EPA notes that opponents of its Affordable Clean Energy (ACE) rule oppose the move, but argues that policy reasons justify it and that it would nevertheless “appear to serve Petitioners’ interests.”

Many states and other groups have joined litigation over ACE on both sides, and groups have until Sept. 6 to file suit, meaning that additional parties could still be added to the litigation even as EPA seeks to speed the court’s consideration of the matter.

The agency outlines a preferred briefing schedule including a Dec. 5 deadline for petitioners to file their opening brief, a Jan. 27 deadline for the agency to file its response and a Feb. 20 deadline for replies. Under the agency’s proposed timeline, briefing would conclude March 5, and the D.C. Circuit would hold oral argument “as early as” April.

In another climate case, EPA is opposing a move by a power sector group to join litigation over its methane standards for landfills, a move that could block an argument that the agency cannot strengthen certain air rules:

EPA Opposes NRECA Bid To Push Novel Air Law Claim In Landfill Case
EPA is opposing efforts by a group of electric cooperatives to substitute for a disbanded utility group in pending litigation against Obama-era landfill methane rules, a stance that could block efforts by the co-ops to preserve the utility group’s novel claim that EPA cannot strengthen existing standards under section 111(d) of the Clean Air Act.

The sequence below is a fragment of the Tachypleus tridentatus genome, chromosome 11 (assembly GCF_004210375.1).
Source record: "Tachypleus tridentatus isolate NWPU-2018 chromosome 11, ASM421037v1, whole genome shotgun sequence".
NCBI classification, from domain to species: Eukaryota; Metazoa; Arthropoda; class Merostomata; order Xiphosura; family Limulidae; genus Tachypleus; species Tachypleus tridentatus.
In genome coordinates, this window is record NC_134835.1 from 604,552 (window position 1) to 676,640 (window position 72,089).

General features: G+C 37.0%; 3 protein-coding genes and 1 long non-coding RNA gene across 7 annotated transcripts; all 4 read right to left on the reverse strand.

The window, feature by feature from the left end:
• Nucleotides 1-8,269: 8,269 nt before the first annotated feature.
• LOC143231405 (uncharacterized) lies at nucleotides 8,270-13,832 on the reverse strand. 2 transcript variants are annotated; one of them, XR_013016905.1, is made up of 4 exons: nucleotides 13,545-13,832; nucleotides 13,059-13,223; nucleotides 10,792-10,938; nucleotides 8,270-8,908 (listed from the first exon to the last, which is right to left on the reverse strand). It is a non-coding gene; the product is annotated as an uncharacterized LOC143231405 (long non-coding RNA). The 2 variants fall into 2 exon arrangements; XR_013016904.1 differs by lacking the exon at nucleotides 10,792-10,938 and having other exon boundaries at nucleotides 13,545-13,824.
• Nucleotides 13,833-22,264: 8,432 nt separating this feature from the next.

The National Rural Electric Cooperative Association’s attempt to join the suit is being closely watched because of its potential effect on future EPA efforts, perhaps under a future presidential administration, to strengthen other section 111 rules such as power plant GHG limits.

The claim that EPA cannot strengthen prior rules issued under section 111(d) of the air law -- as the agency did with the 2016 methane standards that updated Clinton-era requirements -- was first floated by the Utility Air Regulatory Group (UARG).

However, that group has since disbanded amid accusations of improperly close ties with a former top EPA official, and it has withdrawn from the landfill litigation. NRECA was a member of UARG, along with several coal-heavy utilities.

Speaking of climate rules, critics of the Trump EPA are citing a recent D.C. Circuit ruling in their attempt to target the agency’s formal determination that it must roll back vehicle GHG rules:

States Cite Test On Guide’s ‘Finality’ To Bolster Auto GHG ‘Finding’ Suit
States and others challenging the Trump EPA’s threshold determination that it must weaken vehicle greenhouse gas standards argue a recent appellate ruling on an EPA air toxics guidance helps their case by backing their prior assertions that the vehicle finding is a final agency action ripe for court review.

A recent filing by petitioners in the auto case cites the Aug. 20 ruling by a split D.C. Circuit panel concluding that EPA’s guidance document scuttling the stringent “once in, always in” air toxics policy is not a final action ripe for court challenge.

But the groups argue the D.C. Circuit’s recent decision in California Communities Against Toxics, et al. v. EPA nevertheless articulates a new legal test for determining when agency policy is “final,” and that EPA’s April 2018 vehicle determination calling for weakening its current vehicle GHG program clearly meets that test.

The litigation had been expected to be merely a prelude to protracted suits over EPA and the Transportation Department’s rollback of Obama-era rules, though judges are scheduled to hear Sept. 6 oral argument on the matter and an adverse decision for EPA could significantly undermine its attempt to scale back the GHG limits.